A. With regard to the Part Four coverage, such coverage arises only from the use of "the insured premises." There can be no serious contention that the Leven Oaks Hotel was an insured premises at the time the policy was issued, or that it had been added as an additional premises under the terms of the policy. Such additional premises are limited to "premises as to which the named insured acquires ownership or control and reports his intention to insure such premises under this policy and no other within 30 days after such acquisition...." It is undisputed that Magno did not own the Leven Oaks Hotel at the time of the killing, though he was engaged in activities to buy it. At no time prior to the killing did he report to Aetna any intention to insure the premises nor do the appellants even contend that Magno reported anything to Aetna within thirty days after the killing.2 Therefore, either no acquisition occurred, or the notice required by the policy was not given, no matter on which of the possible dates the acquisition is dated.
Appellants' primary contention is that the apartment renter's policy provided Magno with automatic insurance coverage for any and every property that he might purchase or gain control of, for 30 days after such purchase or control. This argument is based on California cases involving the interpretation of automobile policies where some type of automatic coverage is plainly contemplated. See Birch v. Harbor Insurance Co., 126 Cal. App. 2d 714, 272 P.2d 784 (4th Dist.1954); Velderrain v. Progressive Casualty Insurance Co., 177 Cal. App. 3d 246, 223 Cal. Rptr. 1 (2d Dist.1986). These cases involve policies that specifically contemplate automatic coverage for certain new or replacement vehicles. In the Birch case, the policy itself even uses the term "including automatic insurance." 126 Cal. App. 2d at 716, 272 P.2d at 785. There are no cases even hinting that such a principle applies to real property coverage, and no hint in the policy that automatic coverage is contemplated. The reason for that outcome is not difficult to comprehend. A company issuing a basic policy on a small apartment would no doubt be astonished to find that it had undertaken to insure the Empire State Building for the first 30 days after the renter had purchased it. Therefore, since the Leven Oaks Hotel was not an insured premises under the policy, appellants cannot prevail under Part Four.
B. With regard to Part Five, "personal injury," coverage, appellants assert that the district court did not adequately consider the point, in that it merely concluded that the shooting did not constitute a wrongful eviction or a personal injury under the terms of the policy.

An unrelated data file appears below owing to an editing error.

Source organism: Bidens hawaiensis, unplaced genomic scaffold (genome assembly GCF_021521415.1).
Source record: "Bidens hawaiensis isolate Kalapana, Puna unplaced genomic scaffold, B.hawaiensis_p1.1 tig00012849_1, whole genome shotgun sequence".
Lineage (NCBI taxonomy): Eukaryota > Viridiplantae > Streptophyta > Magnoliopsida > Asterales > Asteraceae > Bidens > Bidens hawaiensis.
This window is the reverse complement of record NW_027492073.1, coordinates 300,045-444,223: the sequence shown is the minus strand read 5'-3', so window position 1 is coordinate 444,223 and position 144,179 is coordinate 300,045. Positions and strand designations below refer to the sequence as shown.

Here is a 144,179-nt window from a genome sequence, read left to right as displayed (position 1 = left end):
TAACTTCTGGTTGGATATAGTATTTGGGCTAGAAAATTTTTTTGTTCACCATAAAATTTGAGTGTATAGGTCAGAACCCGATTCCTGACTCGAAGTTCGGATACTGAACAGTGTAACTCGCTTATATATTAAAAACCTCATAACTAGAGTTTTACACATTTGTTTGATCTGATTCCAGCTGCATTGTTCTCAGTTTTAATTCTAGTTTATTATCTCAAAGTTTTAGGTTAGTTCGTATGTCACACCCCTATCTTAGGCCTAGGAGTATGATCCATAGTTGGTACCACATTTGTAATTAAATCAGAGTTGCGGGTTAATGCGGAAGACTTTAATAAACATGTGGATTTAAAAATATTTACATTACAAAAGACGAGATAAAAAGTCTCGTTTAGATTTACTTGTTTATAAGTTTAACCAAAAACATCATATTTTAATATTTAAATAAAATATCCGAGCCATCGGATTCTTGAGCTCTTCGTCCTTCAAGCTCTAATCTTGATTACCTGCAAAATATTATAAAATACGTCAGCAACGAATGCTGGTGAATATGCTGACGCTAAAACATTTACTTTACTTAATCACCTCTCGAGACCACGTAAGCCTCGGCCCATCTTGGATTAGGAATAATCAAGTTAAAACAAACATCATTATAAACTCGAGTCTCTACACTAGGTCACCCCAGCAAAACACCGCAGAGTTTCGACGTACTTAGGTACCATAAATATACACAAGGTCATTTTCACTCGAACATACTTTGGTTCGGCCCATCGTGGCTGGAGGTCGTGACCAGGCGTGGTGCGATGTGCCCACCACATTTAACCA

Appellants claim a genuine issue of fact as to this issue, and further contend that the shooting was also a "wrongful entry" or "other invasion of the right of private occupancy."
We certainly give points for creativity to the argument that (1) the bullet's entering Rigsby's clothing and body was a "wrongful entry" onto property; and (2) that by going to the property of another person and killing that person, Magno committed a wrongful eviction of that person from his property or at least an "other invasion of the right of private occupancy" (presumably of this world). However, as was held in Waranch v. Gulf Ins. Co., 218 Cal.App.3d, 356, 266 Cal. Rptr. 827 (1990), the quoted language in a property policy applies only to real property-type claims. Every victim of murder or even battery suffers an "entry," "invasion," or "eviction" in some sense that is wrongful, but sensible construction of long-standing policy language does not permit such distortion of meaning. Under these circumstances, the ordinary meaning of the words of the policy must control, and the judgment of the district court is therefore AFFIRMED.
The panel unanimously finds this case suitable for decision without oral argument. Fed. R. App. P. 34(a); 9th Cir.R. 3(f)
The Honorable Danny J. Boggs, United States Circuit Judge, United States Court of Appeals for the Sixth Circuit, sitting by designation
This disposition is not appropriate for publication and may not be cited to or by the courts of this circuit except as provided by 9th Cir.R. 36-3
Magno was indicted on first degree murder and other charges, but was acquitted
Magno moved to "amend findings of fact and conclusions of law," asserting, in a conclusory declaration, that he had at some time between June 30 and August 6, 1984, contacted an Aetna agent and "inquired whether Aetna would be interested in insuring [the Leven Oaks]." The declaration admits that he was told "that Aetna did not insure buildings of that age." The district court correctly held that this was not of sufficient probative value to alter its judgment